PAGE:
What are Hydrosols?
Hydrosols are the aromatic water that is left after distilling a plant for it's essential oil. The terms hydrosol and hydrolate are interchangeable. They have traditionally been a byproduct of the essential oil process, but more and more people are distilling plants for the hydrosol itself. This has led to the availability of better quality products.
Why hydrosols? Essential oils are highly concentrated substances, and therefore require care in their use. They are usually diluted to use on skin, and even when diffusing. Essential oils are the liquid compounds from plants that don't mix with water. Hydrosols are the compounds that do, and therefore their properties are slightly different than an essential oil from the same plant.
You can't just mix essential oil with water to get a hydrosol, they have to be distilled. For the same reason, you can't get hydrosols from citrus essential oils that are pressed from the peel.
Although less concentrated than essential oils, hydrosols are 20-30 times more concentrated than a cup of herbal tea. They are also naturally acidic.
In 2001 Suzanne Catty wrote the book, Hydrosols: The Next Aromatherapy. This was the first book written solely on hydrosols, and is a must read for anyone who wants to learn more.
How and When to Use Hydrosols
Hydrosols should generally be used in all those cases where essential oils are not recommended. A partial list of these can be found in our Essential Oil Safety Tips blog.
With Children and Pets
Hydrosols are milder than essential oils and are generally considered safe to use around babies, kids, and pets. They should still be diluted at recommended levels.
On your skin
The water in hydrosols makes them hydrating for skin without dilution. They can be used as toners and sprays, or mixed into lotions and masks.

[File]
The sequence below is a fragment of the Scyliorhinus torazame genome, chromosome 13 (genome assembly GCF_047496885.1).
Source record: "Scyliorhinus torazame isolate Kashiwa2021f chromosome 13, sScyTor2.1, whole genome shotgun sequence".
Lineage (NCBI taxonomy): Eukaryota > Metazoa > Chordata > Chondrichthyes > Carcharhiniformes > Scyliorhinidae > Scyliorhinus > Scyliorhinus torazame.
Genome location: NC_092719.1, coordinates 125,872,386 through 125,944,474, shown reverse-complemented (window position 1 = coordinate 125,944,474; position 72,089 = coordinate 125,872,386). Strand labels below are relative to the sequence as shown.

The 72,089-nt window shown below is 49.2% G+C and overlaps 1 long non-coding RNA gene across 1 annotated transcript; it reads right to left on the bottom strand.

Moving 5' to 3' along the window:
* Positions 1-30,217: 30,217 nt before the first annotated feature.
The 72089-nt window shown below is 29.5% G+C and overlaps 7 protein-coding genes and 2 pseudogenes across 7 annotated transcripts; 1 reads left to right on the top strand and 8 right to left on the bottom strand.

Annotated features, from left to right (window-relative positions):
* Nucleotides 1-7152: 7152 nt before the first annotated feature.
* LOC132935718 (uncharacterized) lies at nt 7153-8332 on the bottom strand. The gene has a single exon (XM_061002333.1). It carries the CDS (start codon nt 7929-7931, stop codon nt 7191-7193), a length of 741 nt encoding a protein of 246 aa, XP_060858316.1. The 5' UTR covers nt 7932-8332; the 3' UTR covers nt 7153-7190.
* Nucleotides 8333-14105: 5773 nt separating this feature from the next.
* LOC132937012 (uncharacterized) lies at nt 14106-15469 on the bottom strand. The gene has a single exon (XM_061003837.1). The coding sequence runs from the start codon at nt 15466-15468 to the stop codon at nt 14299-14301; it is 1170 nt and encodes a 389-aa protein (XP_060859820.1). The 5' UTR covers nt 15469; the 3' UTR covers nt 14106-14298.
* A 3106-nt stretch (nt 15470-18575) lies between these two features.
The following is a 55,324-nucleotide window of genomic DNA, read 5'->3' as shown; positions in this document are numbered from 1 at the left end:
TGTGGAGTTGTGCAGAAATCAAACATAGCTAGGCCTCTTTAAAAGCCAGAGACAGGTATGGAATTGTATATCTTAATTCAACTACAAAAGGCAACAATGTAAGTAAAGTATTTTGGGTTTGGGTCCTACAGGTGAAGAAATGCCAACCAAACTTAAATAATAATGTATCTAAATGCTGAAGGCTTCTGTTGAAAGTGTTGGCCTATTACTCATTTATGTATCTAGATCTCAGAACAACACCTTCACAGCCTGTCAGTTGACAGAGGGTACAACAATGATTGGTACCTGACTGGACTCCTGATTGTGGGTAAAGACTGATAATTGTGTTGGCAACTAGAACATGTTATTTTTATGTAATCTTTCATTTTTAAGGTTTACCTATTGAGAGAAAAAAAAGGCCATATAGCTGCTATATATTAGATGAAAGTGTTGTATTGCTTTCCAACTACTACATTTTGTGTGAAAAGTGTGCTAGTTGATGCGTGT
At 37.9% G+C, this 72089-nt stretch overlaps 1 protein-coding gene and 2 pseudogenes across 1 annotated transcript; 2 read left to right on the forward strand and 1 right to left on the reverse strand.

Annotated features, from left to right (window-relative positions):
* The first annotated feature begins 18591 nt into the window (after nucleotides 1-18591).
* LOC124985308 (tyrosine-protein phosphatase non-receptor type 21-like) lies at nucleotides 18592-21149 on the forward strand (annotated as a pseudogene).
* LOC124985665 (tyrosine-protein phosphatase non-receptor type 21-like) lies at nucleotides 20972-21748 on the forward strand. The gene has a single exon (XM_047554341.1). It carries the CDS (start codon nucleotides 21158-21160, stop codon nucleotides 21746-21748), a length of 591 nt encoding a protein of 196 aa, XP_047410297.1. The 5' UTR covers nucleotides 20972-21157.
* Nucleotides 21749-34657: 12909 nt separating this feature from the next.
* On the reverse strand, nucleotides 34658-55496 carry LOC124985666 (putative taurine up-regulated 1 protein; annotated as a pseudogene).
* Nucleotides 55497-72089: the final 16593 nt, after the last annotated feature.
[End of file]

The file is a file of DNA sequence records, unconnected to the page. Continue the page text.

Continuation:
In your food
Yes, you can ingest hydrosols! Want to stay hydrated, but don't like plain water? Add a hydrosol to improve the taste.
For your health
An added benefit of ingesting hydrosols is that they can be good for your health as well. They can aid digestion (peppermint), help with calming (lavender), help with arthritic joints (coriander), help with constipation (rosemary), and help with headaches (roman chamomile). These are just a few of their health benefits.
In your home
Use hydrosols in a spray bottle to clean surfaces in your home. You can also make spritzes to help refresh linens and furniture. Lavender and Peppermint are good choices for cleaning.
Where to buy Hydrosols
Below are a few places we've found that sell quality hydrosols:
Mountain Rose Herbs
They have a great recipe for a focus aromatherapy mist using hydrosols here
They have a good selection of small batch hydrosols at reasonable prices.
- Plant Therapy
Do you use hydrosols? We'd love to hear how.
- The Aromatic Plant Project
- Hydrosols: The Next Aromatherapy by Suzanne Catty
- Lea Harris
- 375 Essential Oils and Hydrosols by Leanne Rose